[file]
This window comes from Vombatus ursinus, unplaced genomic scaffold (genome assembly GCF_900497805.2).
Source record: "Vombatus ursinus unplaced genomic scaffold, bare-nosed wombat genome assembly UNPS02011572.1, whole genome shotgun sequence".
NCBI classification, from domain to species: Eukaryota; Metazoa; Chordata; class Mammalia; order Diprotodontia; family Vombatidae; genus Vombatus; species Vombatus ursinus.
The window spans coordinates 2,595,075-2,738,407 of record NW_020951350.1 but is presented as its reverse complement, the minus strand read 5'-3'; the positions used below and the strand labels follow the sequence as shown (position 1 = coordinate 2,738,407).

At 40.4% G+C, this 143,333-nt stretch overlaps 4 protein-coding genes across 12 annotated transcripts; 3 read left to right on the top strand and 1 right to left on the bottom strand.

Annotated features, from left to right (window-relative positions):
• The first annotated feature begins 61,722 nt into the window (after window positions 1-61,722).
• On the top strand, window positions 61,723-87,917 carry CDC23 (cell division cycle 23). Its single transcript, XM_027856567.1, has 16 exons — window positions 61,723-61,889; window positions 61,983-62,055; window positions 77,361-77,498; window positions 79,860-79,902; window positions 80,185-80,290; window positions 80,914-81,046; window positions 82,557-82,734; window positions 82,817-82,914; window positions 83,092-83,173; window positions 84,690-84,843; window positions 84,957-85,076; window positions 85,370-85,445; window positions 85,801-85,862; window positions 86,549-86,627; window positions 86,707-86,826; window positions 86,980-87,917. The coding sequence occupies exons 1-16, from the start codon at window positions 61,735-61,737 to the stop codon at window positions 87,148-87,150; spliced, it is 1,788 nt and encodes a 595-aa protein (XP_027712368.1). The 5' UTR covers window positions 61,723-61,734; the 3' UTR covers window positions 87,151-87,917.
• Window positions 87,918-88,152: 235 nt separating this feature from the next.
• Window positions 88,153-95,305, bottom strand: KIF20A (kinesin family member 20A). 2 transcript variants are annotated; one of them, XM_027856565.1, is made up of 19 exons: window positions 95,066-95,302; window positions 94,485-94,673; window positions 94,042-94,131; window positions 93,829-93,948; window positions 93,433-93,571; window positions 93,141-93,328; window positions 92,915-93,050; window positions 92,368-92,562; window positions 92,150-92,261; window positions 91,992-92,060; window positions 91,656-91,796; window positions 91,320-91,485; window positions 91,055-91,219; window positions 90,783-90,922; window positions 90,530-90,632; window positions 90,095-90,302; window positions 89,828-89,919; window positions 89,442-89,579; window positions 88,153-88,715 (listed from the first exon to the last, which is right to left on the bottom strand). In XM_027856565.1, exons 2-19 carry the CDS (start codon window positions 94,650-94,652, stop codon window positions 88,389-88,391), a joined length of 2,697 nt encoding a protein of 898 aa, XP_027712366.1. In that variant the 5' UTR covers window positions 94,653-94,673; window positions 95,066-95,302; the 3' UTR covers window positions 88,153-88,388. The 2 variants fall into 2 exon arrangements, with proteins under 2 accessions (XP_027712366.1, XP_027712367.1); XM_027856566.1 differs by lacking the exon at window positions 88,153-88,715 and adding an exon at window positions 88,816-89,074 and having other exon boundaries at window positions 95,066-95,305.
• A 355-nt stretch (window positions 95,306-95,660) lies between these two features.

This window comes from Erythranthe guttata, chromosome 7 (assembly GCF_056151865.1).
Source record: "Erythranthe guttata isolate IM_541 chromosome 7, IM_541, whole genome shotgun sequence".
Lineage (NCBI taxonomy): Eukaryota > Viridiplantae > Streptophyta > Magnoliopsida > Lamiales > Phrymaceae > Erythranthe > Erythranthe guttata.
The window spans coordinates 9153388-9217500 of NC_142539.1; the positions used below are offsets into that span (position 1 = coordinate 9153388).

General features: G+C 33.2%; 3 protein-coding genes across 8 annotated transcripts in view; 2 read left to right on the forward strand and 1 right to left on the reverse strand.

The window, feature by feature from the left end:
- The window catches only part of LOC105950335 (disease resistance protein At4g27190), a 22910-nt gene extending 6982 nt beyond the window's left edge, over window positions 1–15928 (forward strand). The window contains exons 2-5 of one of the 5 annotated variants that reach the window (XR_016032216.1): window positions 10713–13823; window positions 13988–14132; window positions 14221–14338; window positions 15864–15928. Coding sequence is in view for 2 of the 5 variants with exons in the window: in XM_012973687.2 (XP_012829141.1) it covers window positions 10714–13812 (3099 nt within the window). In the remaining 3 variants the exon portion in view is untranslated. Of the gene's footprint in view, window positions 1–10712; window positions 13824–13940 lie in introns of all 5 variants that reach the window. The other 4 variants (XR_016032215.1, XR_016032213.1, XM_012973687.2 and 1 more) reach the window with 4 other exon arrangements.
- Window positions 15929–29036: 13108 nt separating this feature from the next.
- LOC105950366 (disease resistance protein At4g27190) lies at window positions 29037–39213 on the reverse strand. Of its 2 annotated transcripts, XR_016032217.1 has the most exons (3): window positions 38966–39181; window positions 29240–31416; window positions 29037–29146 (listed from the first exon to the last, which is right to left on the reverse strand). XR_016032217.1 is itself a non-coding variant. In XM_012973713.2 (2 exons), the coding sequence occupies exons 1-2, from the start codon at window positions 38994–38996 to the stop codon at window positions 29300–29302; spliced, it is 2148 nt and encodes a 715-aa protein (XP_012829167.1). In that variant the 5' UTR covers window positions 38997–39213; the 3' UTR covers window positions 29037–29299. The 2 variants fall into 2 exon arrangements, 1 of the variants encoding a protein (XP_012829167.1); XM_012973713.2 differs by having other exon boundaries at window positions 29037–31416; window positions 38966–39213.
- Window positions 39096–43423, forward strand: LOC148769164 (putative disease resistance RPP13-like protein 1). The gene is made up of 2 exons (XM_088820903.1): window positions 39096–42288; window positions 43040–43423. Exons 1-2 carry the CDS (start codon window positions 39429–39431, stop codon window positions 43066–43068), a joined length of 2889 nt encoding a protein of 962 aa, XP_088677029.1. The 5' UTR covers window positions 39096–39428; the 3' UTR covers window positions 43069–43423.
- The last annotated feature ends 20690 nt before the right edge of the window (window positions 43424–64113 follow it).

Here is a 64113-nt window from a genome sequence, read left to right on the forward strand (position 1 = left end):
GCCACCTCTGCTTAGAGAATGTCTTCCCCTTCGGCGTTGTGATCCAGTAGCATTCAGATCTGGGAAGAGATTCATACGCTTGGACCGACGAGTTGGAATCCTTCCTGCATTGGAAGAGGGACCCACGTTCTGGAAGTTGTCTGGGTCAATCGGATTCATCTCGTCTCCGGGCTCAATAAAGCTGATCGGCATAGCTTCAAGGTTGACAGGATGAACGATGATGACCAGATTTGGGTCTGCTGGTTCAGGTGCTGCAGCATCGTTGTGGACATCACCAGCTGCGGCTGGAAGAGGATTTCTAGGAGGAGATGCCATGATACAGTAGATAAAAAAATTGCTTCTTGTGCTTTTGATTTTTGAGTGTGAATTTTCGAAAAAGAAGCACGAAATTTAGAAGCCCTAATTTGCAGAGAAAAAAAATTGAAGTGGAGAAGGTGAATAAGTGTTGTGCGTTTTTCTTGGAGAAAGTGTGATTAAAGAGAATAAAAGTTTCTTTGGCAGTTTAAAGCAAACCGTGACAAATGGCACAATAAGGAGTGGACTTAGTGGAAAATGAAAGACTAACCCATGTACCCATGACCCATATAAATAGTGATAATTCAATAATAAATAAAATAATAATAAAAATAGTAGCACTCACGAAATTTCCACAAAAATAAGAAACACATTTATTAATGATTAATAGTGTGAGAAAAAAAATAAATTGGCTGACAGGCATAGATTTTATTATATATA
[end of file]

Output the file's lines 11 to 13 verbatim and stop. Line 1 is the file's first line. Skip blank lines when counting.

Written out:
• A 355-nt stretch (window positions 95,306-95,660) lies between these two features.

This window comes from Erythranthe guttata, chromosome 7 (assembly GCF_056151865.1).
Source record: "Erythranthe guttata isolate IM_541 chromosome 7, IM_541, whole genome shotgun sequence".